On our way into town Tara discovered that Bronte is famous for its pistachios. Continuing her crusade of trying local foods, she ordered a pistachio croissant which she raved about: "It was filled with a sweet (but not overly cloying) pistachio goo, similar to an almond croissant, but with a different nut! Delicious." We also tried chocolate croissants and a huge pastry ball that Tara couldn't resist ordering just to figure out what it was. The softball sized pastry turned out to be fried dough filled with chocolate cream. We agreed that we preferred the croissants!
When we checked our email, we discovered that Tara's mom not only made contact with her long lost friend in Tunisia but she'd offered to let us stay with her when we arrive! Carla, who grew up in the tiny rural town of Bunker Hill, Illinois with Tara's mom, somehow ended up in Tunisia and married a local man. Apparently their son recently did a three week cycle tour of Michigan, and Carla is currently reading a book about a woman who cycled around the world. I don't have much tolerance for "magical" thinking but the veritable mountain of serendipitous events occurring on this trip is pretty awe-inspiring!
As we read the email we could barely contain our cheer. This will ease our transition into Tunisia, give us a reliable place to have our package sent, save us a ton of money on hotel charges, and allow us to meet some really wonderful people! Thank you so much Lisa for making that happen, and Carla, in advance, for being willing to host us!
Finally through at the coffee shop, we said goodbye to the friendly barista who had helped us, and took off for our ascent to Cesarò. The weather was perfect as we climbed, brilliantly sunny and just the right temperature for biking. The ascent wasn't hard, and we both commented on how it was the easiest mountain climbing we'd done yet. When we arrived in Cesarò, thinking we'd reached the top (ha!), we were crestfallen as the road became much steeper and continued to climb ever upwards. The sun was rapidly setting and we hadn't even completed 30 kilometers!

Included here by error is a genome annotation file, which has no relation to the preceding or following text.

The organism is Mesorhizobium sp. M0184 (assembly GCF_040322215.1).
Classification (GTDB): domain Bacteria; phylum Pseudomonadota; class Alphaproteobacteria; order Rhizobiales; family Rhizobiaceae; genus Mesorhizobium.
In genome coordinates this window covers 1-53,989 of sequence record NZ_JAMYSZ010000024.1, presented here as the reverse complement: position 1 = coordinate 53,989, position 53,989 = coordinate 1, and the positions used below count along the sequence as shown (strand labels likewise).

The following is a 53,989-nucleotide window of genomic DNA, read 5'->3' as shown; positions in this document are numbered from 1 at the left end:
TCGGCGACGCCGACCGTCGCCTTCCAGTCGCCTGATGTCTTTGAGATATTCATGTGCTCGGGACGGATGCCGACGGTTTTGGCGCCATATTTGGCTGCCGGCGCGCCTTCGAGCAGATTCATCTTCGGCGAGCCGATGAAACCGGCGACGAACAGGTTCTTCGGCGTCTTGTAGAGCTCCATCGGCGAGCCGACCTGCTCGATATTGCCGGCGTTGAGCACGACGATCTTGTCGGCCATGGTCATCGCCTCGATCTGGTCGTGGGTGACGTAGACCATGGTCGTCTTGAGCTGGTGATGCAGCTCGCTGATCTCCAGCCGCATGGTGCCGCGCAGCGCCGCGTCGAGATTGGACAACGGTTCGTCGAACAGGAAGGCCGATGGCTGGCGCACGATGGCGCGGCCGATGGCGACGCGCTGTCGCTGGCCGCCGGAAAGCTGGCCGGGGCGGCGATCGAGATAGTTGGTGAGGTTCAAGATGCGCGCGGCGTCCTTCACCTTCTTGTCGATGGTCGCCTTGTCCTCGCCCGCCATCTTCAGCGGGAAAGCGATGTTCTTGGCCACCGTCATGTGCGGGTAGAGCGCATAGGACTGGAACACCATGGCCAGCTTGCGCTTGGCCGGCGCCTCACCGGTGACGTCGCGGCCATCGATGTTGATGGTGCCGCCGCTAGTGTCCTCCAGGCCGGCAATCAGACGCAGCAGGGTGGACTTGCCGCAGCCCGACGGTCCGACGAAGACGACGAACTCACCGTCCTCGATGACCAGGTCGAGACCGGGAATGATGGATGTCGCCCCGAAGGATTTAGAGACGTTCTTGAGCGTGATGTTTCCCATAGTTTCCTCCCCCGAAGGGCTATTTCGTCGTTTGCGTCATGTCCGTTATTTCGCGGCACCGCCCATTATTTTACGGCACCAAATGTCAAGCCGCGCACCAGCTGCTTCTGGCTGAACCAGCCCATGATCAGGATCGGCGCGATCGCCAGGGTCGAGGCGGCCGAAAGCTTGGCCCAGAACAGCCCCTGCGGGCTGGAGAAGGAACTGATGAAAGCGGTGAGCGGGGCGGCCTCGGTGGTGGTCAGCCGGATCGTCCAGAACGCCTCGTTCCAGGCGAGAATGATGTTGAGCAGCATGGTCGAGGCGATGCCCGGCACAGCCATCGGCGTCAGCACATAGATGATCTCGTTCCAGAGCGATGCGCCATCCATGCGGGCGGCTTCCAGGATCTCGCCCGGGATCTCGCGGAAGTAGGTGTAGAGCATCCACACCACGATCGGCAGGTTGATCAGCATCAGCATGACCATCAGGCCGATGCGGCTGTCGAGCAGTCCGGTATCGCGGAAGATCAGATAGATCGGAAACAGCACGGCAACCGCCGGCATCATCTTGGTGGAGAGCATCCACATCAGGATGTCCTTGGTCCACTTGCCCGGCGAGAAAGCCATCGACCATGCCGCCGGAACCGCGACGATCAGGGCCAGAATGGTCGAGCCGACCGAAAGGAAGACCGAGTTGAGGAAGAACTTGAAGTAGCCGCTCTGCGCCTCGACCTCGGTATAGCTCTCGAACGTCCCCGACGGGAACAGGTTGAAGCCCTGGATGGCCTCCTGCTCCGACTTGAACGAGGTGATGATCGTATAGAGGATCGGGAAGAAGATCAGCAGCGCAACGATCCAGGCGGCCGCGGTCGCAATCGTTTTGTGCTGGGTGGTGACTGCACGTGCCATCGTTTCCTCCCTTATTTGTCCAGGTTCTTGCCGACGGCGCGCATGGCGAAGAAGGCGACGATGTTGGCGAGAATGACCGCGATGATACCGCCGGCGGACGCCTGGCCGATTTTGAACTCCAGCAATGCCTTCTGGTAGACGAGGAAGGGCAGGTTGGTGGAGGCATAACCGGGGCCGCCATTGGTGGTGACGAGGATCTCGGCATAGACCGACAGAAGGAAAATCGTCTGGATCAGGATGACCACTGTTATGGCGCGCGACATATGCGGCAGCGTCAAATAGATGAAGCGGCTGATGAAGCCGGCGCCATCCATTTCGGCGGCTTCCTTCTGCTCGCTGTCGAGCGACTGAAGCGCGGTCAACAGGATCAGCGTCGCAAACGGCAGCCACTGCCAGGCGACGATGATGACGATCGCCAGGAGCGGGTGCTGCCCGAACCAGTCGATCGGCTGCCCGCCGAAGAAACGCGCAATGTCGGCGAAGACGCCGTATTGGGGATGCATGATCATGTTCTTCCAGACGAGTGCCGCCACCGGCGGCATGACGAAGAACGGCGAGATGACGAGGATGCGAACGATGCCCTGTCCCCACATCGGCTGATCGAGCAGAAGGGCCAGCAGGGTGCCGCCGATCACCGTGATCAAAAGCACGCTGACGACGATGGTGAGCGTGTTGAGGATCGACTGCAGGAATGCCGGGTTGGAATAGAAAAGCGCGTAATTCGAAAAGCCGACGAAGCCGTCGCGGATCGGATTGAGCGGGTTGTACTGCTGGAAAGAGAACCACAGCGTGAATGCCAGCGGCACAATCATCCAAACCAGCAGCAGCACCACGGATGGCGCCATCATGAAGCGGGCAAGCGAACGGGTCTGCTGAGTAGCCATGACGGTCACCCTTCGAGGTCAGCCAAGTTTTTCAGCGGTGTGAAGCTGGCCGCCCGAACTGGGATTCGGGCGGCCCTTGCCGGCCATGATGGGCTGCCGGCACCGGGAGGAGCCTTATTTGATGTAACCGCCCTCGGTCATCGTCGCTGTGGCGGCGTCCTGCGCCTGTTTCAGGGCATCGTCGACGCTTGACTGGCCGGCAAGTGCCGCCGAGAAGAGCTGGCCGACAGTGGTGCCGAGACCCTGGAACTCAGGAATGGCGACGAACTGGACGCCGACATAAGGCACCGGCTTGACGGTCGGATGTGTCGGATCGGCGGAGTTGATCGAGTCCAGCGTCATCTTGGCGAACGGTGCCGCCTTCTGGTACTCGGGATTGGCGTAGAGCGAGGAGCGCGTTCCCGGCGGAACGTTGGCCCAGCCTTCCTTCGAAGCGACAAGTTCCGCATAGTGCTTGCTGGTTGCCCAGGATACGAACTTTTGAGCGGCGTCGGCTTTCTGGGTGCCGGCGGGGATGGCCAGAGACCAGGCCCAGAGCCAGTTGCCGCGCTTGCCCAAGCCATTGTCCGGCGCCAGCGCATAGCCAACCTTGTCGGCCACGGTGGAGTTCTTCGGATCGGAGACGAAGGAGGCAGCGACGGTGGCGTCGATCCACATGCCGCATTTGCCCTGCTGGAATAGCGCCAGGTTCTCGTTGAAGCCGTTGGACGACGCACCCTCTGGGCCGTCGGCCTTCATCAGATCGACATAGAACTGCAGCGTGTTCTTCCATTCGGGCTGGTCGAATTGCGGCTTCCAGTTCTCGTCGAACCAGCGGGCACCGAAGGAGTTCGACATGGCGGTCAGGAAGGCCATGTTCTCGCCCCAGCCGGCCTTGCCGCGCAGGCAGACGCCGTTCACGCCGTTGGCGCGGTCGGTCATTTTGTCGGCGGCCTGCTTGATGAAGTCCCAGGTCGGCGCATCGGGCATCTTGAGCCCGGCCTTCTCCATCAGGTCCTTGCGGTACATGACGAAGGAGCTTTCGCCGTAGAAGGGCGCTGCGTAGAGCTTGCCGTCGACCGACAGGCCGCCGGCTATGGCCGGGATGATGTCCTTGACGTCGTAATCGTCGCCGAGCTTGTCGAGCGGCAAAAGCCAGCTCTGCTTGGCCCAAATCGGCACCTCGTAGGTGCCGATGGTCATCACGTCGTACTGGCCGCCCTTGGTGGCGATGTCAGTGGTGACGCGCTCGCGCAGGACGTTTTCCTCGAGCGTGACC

Tara suggested we free-camp just after Cesarò but I hate not "finishing what we've started" and wanted more than anything to reach the top. Outside of town the road continued to climb while the sun sunk ever downwards at a pace far outmatching our slow crawl. When we entered into a beautiful mountain forest, Tara tapped out, citing the increasing darkness and her fatigue from a day of climbing; I begrudgingly agreed but would have preferred to keep going through the night if need be to meet our baseline goal of riding 50km a day.
I set up camp in the darkness while Tara made a delicious soup. We added the last of our chicken to the broth and it was heaven with some crumbled up saltine crackers. For a post-dinner snack we cracked a few of our walnuts using my favorite tool: our trusty vice grips. Before falling asleep at the ridiculously early hour of 9pm, Tara's dad called and they had a nice chat. Tomorrow we should have our second biggest descent ever. Exciting!